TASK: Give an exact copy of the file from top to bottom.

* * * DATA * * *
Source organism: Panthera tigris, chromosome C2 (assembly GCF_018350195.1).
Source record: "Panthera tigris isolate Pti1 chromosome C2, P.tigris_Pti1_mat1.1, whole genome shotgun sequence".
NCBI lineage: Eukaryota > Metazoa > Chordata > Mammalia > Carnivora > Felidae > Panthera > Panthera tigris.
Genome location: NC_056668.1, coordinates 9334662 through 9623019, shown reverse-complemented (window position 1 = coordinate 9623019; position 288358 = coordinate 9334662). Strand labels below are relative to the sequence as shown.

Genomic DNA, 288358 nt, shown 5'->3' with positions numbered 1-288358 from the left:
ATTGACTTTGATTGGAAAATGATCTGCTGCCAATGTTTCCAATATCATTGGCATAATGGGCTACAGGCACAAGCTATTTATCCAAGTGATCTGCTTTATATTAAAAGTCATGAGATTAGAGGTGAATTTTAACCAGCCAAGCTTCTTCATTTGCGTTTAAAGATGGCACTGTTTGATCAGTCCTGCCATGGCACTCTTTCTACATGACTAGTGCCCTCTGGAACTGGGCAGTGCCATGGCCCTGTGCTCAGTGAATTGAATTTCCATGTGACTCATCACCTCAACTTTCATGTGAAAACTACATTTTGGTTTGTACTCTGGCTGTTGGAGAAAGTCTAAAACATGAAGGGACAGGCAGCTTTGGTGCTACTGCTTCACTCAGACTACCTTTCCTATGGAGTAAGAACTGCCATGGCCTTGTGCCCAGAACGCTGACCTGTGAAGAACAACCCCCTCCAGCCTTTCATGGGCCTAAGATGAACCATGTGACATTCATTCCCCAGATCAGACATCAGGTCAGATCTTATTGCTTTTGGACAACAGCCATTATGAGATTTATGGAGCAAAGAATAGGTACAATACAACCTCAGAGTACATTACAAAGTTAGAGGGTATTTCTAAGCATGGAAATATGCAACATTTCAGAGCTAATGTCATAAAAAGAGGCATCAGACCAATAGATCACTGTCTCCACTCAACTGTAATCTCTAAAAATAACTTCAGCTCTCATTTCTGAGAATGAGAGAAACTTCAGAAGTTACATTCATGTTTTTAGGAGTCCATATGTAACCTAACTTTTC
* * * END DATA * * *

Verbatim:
Source organism: Panthera tigris, chromosome C2 (assembly GCF_018350195.1).
Source record: "Panthera tigris isolate Pti1 chromosome C2, P.tigris_Pti1_mat1.1, whole genome shotgun sequence".
NCBI lineage: Eukaryota > Metazoa > Chordata > Mammalia > Carnivora > Felidae > Panthera > Panthera tigris.
Genome location: NC_056668.1, coordinates 9334662 through 9623019, shown reverse-complemented (window position 1 = coordinate 9623019; position 288358 = coordinate 9334662). Strand labels below are relative to the sequence as shown.

Genomic DNA, 288358 nt, shown 5'->3' with positions numbered 1-288358 from the left:
ATTGACTTTGATTGGAAAATGATCTGCTGCCAATGTTTCCAATATCATTGGCATAATGGGCTACAGGCACAAGCTATTTATCCAAGTGATCTGCTTTATATTAAAAGTCATGAGATTAGAGGTGAATTTTAACCAGCCAAGCTTCTTCATTTGCGTTTAAAGATGGCACTGTTTGATCAGTCCTGCCATGGCACTCTTTCTACATGACTAGTGCCCTCTGGAACTGGGCAGTGCCATGGCCCTGTGCTCAGTGAATTGAATTTCCATGTGACTCATCACCTCAACTTTCATGTGAAAACTACATTTTGGTTTGTACTCTGGCTGTTGGAGAAAGTCTAAAACATGAAGGGACAGGCAGCTTTGGTGCTACTGCTTCACTCAGACTACCTTTCCTATGGAGTAAGAACTGCCATGGCCTTGTGCCCAGAACGCTGACCTGTGAAGAACAACCCCCTCCAGCCTTTCATGGGCCTAAGATGAACCATGTGACATTCATTCCCCAGATCAGACATCAGGTCAGATCTTATTGCTTTTGGACAACAGCCATTATGAGATTTATGGAGCAAAGAATAGGTACAATACAACCTCAGAGTACATTACAAAGTTAGAGGGTATTTCTAAGCATGGAAATATGCAACATTTCAGAGCTAATGTCATAAAAAGAGGCATCAGACCAATAGATCACTGTCTCCACTCAACTGTAATCTCTAAAAATAACTTCAGCTCTCATTTCTGAGAATGAGAGAAACTTCAGAAGTTACATTCATGTTTTTAGGAGTCCATATGTAACCTAACTTTTC